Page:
We are currently in one of those transitional phases of gaming, where you, the gamer, have quite a few choices in platform. With the rise of online multiplayer games using in-game voice chat on all of those platforms, a headset is a must have item for most gamers these days. Turtle Beach is definitely aware of this with their highly versatile Ear Force XP510.
I dare call this set the Swiss Army Knife of gaming headsets.
Ear Force seems like a somewhat peculiar name for this headset, as there is definitely nothing forceful about them. Rather than blasting out your ear drums with sheer loudness, the XP510 makes sweet gentle love to your ear canals from four directions at the same time. With a 15 hour battery life as well, this set has the stamina to last all night. Also being wireless you can game from any position… but enough with the ear sex jokes, let’s get this review started.
Before I go into the details of the headset, let me just lay out for you what it does and does not do.
The XP510 works on PlayStation 3, Xbox 360, and PC. It also works on PlayStation 4, Xbox One, and mobile devices to a certain extent. The PS4 does not recognize the headset as Bluetooth, and requires a wired adaptor, similar to Xbox One, which does not register the microphone at all or output in Surround Sound.
In that case, gamers can use the Kinect’s built-in microphone or wait for a promised adaptor from Microsoft. They also function as wired headphones for anything that has a standard headphone jack in it. If you are on an older model Xbox 360, you need to purchase their separate HDMI audio cable; and Wii/WiiU owners are left in the cold with the lack of an optical audio port.
Ease of use
The primary platform I’ve been testing the headset on is a Windows 8 PC (you need a Windows system, so better luck next time, Mac/Linux). The included manual only covers how to configure the system for PS3 and Xbox 360, so I spent an entire day with the headset improperly installed on my PC. I made the mistake in assuming this works as both Bluetooth headphone and a Bluetooth mic. In order to properly work on PC, your PC needs to have both Bluetooth and an optical audio port.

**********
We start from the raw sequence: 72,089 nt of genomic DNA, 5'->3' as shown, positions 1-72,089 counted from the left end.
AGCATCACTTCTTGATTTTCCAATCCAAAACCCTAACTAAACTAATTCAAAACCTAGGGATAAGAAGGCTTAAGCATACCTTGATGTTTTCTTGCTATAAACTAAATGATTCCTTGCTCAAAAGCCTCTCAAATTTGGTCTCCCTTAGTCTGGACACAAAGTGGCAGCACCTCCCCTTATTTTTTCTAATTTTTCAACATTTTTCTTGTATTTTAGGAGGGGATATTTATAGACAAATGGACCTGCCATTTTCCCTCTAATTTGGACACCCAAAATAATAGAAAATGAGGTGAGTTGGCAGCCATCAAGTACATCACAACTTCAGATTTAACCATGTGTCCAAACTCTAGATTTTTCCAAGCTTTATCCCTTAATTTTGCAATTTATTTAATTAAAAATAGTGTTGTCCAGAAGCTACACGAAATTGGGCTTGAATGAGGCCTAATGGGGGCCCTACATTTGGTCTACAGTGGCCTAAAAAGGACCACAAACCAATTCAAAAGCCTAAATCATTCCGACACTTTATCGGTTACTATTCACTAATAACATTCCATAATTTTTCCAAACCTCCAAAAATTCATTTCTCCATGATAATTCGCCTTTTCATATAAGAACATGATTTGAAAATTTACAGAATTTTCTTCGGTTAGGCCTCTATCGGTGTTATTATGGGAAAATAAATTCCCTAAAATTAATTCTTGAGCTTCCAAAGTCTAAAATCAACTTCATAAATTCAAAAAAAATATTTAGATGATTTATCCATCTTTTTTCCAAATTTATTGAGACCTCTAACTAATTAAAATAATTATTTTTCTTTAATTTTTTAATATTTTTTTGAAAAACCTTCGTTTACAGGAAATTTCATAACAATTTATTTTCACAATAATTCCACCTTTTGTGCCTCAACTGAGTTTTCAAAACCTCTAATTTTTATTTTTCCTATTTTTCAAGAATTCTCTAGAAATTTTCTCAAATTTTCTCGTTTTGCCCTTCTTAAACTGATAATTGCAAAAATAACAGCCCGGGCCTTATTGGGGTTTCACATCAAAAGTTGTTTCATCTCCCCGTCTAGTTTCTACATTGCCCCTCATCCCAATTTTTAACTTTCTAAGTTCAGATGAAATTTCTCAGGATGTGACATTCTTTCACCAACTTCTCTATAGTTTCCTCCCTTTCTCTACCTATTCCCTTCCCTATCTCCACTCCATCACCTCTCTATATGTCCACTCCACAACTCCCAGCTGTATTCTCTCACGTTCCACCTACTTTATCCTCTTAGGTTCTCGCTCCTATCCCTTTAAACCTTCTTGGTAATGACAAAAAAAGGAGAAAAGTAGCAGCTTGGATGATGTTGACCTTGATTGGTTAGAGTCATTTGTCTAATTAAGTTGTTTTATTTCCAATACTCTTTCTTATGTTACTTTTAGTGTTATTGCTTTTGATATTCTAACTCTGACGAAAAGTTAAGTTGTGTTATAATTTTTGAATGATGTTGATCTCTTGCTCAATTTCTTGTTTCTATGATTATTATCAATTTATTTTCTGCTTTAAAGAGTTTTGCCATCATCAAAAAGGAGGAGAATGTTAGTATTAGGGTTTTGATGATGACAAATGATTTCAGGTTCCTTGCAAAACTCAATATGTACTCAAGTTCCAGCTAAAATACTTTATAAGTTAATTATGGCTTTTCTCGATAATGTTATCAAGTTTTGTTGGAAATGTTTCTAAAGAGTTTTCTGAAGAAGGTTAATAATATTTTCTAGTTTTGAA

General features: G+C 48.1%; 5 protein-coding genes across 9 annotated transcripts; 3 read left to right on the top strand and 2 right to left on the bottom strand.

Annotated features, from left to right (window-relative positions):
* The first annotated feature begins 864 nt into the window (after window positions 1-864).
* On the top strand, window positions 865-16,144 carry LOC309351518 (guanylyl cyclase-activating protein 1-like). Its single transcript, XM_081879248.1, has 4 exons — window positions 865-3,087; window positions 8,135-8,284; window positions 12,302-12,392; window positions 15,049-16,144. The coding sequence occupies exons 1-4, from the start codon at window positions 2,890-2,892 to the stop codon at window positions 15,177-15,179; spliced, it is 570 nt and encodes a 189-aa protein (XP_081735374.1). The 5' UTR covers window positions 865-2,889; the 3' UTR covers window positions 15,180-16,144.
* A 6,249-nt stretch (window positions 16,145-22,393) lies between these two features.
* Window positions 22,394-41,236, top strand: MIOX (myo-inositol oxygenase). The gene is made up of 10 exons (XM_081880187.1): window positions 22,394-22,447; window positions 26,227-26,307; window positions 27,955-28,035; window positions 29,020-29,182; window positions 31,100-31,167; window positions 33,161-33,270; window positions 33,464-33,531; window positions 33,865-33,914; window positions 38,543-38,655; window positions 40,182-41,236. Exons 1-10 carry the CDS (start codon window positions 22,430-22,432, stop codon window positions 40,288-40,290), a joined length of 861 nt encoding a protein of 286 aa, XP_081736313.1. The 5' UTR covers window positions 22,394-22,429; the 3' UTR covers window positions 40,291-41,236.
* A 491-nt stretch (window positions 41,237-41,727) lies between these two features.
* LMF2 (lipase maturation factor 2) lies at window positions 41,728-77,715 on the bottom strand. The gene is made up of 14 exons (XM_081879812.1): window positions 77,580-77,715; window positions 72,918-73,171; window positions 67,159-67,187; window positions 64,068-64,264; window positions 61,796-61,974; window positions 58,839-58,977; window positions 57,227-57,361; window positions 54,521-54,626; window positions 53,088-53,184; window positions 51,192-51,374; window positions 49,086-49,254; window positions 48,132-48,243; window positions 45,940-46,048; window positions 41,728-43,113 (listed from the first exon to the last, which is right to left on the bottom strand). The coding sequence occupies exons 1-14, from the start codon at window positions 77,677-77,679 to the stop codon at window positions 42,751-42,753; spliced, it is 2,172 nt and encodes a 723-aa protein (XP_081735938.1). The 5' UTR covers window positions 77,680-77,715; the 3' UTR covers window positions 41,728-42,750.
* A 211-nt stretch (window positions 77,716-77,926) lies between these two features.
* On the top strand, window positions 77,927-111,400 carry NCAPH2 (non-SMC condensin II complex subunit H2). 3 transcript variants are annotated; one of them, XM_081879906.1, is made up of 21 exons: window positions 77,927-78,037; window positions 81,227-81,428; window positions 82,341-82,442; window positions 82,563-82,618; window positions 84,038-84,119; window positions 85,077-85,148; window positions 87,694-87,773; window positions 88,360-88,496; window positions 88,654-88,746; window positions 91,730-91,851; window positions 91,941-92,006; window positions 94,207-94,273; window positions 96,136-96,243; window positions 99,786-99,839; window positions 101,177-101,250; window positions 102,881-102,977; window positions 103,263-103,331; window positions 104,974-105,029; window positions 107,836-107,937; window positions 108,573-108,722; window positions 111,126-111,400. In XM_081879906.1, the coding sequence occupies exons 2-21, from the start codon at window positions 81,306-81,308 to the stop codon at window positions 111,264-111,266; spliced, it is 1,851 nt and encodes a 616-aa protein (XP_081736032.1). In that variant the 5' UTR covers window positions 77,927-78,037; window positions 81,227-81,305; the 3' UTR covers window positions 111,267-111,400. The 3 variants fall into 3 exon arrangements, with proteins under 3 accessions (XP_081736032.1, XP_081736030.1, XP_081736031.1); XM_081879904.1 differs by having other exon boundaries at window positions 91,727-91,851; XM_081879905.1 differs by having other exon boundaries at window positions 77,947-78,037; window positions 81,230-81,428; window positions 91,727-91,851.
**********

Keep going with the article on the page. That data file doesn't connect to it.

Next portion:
After a visit to the Turtle Beach site, I found the PC setup guide. While on the site, it was also very important to get the support software, as the XP510 I received came very out of date. The box firmware was 3.5, the current firmware is 6.7. I can’t speak for the retail box, but the audio quality noticeably improved with the new firmware; as well as including the very useful music and movie modes. Also, pay close attention when updating–during the first update, I unintentionally killed the voice prompts on the set that are very important for letting you know what mode you are in.
Console setup is an absolute breeze compared to PC. The manual has very clear instructions with illustrations, and that’s obviously the target platform for the headset. Chat works over Bluetooth on PS3, and there is an included dongle for your Xbox 360 controller that enables wireless chat. The key to this ease of use is the RF Transmitter base, included with the set. The transmitter uses dual band wi-fi and delivers near identical audio as to a wired or Bluetooth connection.